Lera Auerbach

Gogol
“The opera’s three acts are divided into seven scenes which blend fact with liberal amounts of invention. Among other things, Gogol wrestles with his (and Russia’s) demons by night, obsesses over his will and funeral arrangements, gets abused by doctors (‘but I don’t drink alcohol,’ he cries; ‘all the more reason for a leeching,’ they reply), bats away bothersome suitors with disconcertingly large papier-mâché breasts, falls in love with a nymph, and undergoes a literary show trial which culminates in his death.”
By Zwölftöner

JR

Omelia Contadina
‘Omelia Contadina’ was born out of JR’s interest in the difficulties encountered by a large number of small farmers and inhabitants of rural italy. Alice Rohrwacher explains the origins of the project: ‘last autumn, during a walk on the border between Umbria, Lazio and Tuscany, I told my friend and artist JR of my concerns about the destruction of the agricultural landscape, violated by the intensive monocultures with which major corporations are shaping entire territories. I told him, as the daughter of a beekeeper, of the mass death of insects that such changes bring about… At one point, we stopped at a crossroads: on all sides, uninterrupted rows of hazelnut trees filled the landscape as far as the horizon. As we looked upon this, we commented to each other that it looked like a war cemetery. On the way back we decided — if it looks like a cemetery, we have to hold a funeral. But it must be a funeral full of life!‘

Rob Seward

Death Death Death
File Festival
“Death Death Death” is book written by an algorithm. It utilizes a word association study conducted by the University of South Florida between 1976 and 1998. It contains over 10,000 words and their associations to each other. “Death Death Death” traces a path from each word to the word death. The book starts off with the words most closely associated to death. The beginning reads like this: Life – Death Funeral – Death Coffin – Death. Later, it takes several associative leaps to get to death: Enthusiasm – Spirit – Soul – Death Folly – Funny – Sad – Death Bahamas – Paradise – Heaven – Death Waggle – Wiggle – Worm – Maggot – Death. Reading soon becomes humorous, as every line reads like a joke-death is always the punchline. “Death Death Death” is 405 pages, contains an index so you can find any word, and a detailed description of the algorithm. Death Death Death was nominated for the 2010 File Prix Lux in the Digital Languages category.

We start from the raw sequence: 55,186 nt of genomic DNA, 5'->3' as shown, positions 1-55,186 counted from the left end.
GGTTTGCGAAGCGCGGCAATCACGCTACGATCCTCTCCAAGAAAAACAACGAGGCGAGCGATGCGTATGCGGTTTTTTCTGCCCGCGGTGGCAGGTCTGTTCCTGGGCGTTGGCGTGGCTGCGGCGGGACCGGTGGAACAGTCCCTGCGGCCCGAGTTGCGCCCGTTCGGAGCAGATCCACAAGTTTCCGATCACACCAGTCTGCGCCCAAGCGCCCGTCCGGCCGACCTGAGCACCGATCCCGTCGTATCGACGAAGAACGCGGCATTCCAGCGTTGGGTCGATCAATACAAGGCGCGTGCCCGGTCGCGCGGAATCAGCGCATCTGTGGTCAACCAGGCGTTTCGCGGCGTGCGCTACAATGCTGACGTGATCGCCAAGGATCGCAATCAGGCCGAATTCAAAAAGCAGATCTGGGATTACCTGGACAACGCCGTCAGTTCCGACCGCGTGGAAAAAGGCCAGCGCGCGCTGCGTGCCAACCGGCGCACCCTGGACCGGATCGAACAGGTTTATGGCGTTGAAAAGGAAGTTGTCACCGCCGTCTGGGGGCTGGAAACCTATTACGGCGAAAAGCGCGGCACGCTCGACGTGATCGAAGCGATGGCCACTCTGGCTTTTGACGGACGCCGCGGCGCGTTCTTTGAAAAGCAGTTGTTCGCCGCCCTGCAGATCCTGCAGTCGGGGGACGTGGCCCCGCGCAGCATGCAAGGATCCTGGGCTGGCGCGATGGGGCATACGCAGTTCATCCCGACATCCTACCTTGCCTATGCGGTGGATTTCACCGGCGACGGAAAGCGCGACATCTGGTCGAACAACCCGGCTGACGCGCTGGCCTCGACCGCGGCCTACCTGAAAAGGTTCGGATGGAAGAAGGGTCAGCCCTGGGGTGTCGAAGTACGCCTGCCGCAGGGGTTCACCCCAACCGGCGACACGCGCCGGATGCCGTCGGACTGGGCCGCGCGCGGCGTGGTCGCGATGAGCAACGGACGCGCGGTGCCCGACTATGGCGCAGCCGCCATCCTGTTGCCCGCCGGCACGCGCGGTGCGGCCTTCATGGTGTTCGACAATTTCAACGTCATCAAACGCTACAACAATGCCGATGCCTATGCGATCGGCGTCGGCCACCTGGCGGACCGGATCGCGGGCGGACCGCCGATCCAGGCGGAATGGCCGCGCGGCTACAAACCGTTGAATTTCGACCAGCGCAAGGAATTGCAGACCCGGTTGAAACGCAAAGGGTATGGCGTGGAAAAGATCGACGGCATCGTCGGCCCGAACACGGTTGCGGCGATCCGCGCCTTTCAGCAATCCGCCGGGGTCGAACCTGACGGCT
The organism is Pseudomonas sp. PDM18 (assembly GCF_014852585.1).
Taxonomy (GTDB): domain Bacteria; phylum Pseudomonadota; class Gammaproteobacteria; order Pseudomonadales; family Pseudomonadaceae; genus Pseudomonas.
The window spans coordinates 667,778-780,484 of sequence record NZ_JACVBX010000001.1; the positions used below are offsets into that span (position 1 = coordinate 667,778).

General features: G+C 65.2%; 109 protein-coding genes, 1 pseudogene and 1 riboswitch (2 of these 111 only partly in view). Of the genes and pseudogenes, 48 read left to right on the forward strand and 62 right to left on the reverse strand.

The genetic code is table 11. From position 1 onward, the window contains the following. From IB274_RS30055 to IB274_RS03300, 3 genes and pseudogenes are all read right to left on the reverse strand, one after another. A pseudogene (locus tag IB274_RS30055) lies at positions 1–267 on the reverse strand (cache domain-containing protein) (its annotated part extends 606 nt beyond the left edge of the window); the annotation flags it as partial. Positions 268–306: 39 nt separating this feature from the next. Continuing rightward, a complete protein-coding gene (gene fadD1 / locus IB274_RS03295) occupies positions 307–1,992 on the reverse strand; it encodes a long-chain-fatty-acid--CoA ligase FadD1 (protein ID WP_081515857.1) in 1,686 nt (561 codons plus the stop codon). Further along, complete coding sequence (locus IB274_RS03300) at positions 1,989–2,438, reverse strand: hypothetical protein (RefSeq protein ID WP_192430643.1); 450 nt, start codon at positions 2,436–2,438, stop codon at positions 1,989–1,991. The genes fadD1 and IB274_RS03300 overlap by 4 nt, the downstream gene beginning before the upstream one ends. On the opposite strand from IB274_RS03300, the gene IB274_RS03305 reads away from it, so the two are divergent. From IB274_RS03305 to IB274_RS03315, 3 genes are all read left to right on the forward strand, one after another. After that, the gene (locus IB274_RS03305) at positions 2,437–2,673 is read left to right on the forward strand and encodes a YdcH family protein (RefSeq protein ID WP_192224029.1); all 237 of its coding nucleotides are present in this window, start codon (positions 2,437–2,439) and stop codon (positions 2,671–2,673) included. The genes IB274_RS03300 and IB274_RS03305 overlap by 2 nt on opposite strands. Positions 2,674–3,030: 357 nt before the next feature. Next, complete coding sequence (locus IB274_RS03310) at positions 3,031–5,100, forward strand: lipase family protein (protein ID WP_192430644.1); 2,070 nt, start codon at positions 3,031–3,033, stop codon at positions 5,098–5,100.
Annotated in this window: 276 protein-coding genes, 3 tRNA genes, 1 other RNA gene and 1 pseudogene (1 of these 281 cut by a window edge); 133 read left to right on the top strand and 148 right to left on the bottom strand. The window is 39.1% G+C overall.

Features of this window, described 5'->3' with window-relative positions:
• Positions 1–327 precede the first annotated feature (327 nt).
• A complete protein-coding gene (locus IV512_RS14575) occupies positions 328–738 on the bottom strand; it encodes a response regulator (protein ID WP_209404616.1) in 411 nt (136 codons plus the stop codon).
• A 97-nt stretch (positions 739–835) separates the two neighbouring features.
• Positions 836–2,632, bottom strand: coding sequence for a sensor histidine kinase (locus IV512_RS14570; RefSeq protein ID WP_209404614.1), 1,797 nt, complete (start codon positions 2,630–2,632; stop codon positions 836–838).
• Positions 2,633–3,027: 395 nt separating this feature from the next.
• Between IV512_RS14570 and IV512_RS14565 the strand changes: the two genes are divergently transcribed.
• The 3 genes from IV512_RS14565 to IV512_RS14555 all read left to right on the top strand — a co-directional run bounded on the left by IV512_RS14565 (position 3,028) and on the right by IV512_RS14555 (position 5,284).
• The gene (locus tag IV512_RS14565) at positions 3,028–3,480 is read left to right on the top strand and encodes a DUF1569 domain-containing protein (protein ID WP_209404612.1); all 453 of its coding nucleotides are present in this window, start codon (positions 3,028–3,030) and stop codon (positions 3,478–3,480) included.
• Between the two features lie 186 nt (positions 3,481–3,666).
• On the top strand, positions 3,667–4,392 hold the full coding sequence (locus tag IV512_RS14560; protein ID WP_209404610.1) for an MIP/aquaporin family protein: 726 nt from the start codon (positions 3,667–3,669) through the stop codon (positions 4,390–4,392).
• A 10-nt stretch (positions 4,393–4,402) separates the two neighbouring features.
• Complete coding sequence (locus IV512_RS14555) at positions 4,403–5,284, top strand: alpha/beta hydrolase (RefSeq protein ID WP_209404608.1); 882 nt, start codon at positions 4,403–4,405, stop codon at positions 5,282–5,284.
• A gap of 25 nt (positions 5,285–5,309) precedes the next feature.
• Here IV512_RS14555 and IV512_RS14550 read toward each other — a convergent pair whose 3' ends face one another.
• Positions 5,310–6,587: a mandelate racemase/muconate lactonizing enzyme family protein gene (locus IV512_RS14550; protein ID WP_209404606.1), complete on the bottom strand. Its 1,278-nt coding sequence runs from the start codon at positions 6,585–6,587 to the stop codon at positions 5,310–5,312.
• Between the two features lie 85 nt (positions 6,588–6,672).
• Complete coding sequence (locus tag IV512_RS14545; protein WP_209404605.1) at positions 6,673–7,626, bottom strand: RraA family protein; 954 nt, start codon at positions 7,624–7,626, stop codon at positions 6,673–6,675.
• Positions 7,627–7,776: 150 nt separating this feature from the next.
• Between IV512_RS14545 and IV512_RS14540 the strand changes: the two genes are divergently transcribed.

video

FRANCESCO CARONE

funerale

POTLATCH

Gretchen at the Potlatch Feast

“Potlatch is a festive event within a regional exchange system among tribes of the North pacific Coast of North America, including the Salish and Kwakiutl of Washington and British Columbia.”
The potlatch takes the form of governance, economy, social status and continuing spiritual practices. A potlatch, usually involving ceremony, includes celebration of births, rites of passages, weddings, funerals, puberty,and honoring of the deceased. Through political, economic and social exchange, it is a vital part of these Indigenous people’s culture. Although protocol differs among the Indigenous nations, the potlatch could involve a feast, with music, dance, theatricality and spiritual ceremonies. The most sacred ceremonies are usually observed in the winter.
Within it, hierarchical relations within and between clans, villages, and nations, are observed and reinforced through the distribution of wealth, dance performances, and other ceremonies. Status of families are raised by those who do not have the most resources, but distribute the resources. The host demonstrates their wealth and prominence through giving away the resources gathered for the event, which in turn prominent participants reciprocate when they hold their own potlatches.
Before the arrival of the Europeans, gifts included storable food (oolichan [candle fish] oil or dried food), canoes, and slaves among the very wealthy, but otherwise not income-generating assets such as resource rights. The influx of manufactured trade goods such as blankets and sheet copper into the Pacific Northwest caused inflation in the potlatch in the late eighteenth and earlier nineteenth centuries. Some groups, such as the Kwakwaka’wakw, used the potlatch as an arena in which highly competitive contests of status took place. In rare cases, goods were actually destroyed after being received. The catastrophic mortalities due to introduced diseases laid many inherited ranks vacant or open to remote or dubious claim—providing they could be validated—with a suitable potlatch.
Sponsors of a potlatch give away many useful items such as food, blankets, worked ornamental mediums of exchange called “coppers”, and many other various items. In return, they earned prestige. To give a potlatch enhanced one’s reputation and validated social rank, the rank and requisite potlatch being proportional, both for the host and for the recipients by the gifts exchanged. Prestige increased with the lavishness of the potlatch, the value of the goods given away in it.